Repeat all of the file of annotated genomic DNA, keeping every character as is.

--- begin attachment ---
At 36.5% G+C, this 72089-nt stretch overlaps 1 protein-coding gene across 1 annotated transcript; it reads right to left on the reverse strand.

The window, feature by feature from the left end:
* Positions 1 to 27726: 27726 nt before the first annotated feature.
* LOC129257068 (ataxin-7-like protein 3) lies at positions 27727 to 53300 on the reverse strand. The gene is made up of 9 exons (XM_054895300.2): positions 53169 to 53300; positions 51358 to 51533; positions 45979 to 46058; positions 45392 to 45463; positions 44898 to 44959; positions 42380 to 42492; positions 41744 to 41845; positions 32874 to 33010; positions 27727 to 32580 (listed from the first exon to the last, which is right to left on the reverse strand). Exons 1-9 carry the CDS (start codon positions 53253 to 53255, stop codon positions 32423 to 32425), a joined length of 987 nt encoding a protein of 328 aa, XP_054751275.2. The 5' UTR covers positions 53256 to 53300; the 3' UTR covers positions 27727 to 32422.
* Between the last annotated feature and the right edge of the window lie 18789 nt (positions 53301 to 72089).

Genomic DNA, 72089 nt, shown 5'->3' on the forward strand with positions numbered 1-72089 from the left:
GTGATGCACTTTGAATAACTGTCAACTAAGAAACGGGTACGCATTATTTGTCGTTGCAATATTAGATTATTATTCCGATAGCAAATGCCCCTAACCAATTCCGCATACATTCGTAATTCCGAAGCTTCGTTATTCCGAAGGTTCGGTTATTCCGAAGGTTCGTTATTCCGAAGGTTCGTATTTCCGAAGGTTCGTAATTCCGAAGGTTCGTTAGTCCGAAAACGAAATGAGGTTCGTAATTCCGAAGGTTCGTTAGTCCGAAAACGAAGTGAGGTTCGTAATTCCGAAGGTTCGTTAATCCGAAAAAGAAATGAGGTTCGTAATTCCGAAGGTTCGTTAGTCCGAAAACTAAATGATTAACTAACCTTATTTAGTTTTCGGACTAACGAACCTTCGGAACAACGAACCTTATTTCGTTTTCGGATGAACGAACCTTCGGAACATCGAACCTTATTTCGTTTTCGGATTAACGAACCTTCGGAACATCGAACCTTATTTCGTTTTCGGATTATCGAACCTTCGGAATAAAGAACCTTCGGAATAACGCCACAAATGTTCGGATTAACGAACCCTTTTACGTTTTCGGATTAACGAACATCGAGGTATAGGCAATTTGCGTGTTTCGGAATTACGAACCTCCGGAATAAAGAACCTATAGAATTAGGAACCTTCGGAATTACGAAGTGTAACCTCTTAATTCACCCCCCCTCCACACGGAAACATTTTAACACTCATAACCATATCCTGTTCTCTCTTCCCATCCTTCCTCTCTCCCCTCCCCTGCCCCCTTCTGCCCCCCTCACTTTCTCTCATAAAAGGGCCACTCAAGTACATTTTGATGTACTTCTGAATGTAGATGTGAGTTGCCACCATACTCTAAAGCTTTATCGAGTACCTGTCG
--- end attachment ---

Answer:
At 36.5% G+C, this 72089-nt stretch overlaps 1 protein-coding gene across 1 annotated transcript; it reads right to left on the reverse strand.

The window, feature by feature from the left end:
* Positions 1 to 27726: 27726 nt before the first annotated feature.
* LOC129257068 (ataxin-7-like protein 3) lies at positions 27727 to 53300 on the reverse strand. The gene is made up of 9 exons (XM_054895300.2): positions 53169 to 53300; positions 51358 to 51533; positions 45979 to 46058; positions 45392 to 45463; positions 44898 to 44959; positions 42380 to 42492; positions 41744 to 41845; positions 32874 to 33010; positions 27727 to 32580 (listed from the first exon to the last, which is right to left on the reverse strand). Exons 1-9 carry the CDS (start codon positions 53253 to 53255, stop codon positions 32423 to 32425), a joined length of 987 nt encoding a protein of 328 aa, XP_054751275.2. The 5' UTR covers positions 53256 to 53300; the 3' UTR covers positions 27727 to 32422.
* Between the last annotated feature and the right edge of the window lie 18789 nt (positions 53301 to 72089).

Genomic DNA, 72089 nt, shown 5'->3' on the forward strand with positions numbered 1-72089 from the left:
GTGATGCACTTTGAATAACTGTCAACTAAGAAACGGGTACGCATTATTTGTCGTTGCAATATTAGATTATTATTCCGATAGCAAATGCCCCTAACCAATTCCGCATACATTCGTAATTCCGAAGCTTCGTTATTCCGAAGGTTCGGTTATTCCGAAGGTTCGTTATTCCGAAGGTTCGTATTTCCGAAGGTTCGTAATTCCGAAGGTTCGTTAGTCCGAAAACGAAATGAGGTTCGTAATTCCGAAGGTTCGTTAGTCCGAAAACGAAGTGAGGTTCGTAATTCCGAAGGTTCGTTAATCCGAAAAAGAAATGAGGTTCGTAATTCCGAAGGTTCGTTAGTCCGAAAACTAAATGATTAACTAACCTTATTTAGTTTTCGGACTAACGAACCTTCGGAACAACGAACCTTATTTCGTTTTCGGATGAACGAACCTTCGGAACATCGAACCTTATTTCGTTTTCGGATTAACGAACCTTCGGAACATCGAACCTTATTTCGTTTTCGGATTATCGAACCTTCGGAATAAAGAACCTTCGGAATAACGCCACAAATGTTCGGATTAACGAACCCTTTTACGTTTTCGGATTAACGAACATCGAGGTATAGGCAATTTGCGTGTTTCGGAATTACGAACCTCCGGAATAAAGAACCTATAGAATTAGGAACCTTCGGAATTACGAAGTGTAACCTCTTAATTCACCCCCCCTCCACACGGAAACATTTTAACACTCATAACCATATCCTGTTCTCTCTTCCCATCCTTCCTCTCTCCCCTCCCCTGCCCCCTTCTGCCCCCCTCACTTTCTCTCATAAAAGGGCCACTCAAGTACATTTTGATGTACTTCTGAATGTAGATGTGAGTTGCCACCATACTCTAAAGCTTTATCGAGTACCTGTCG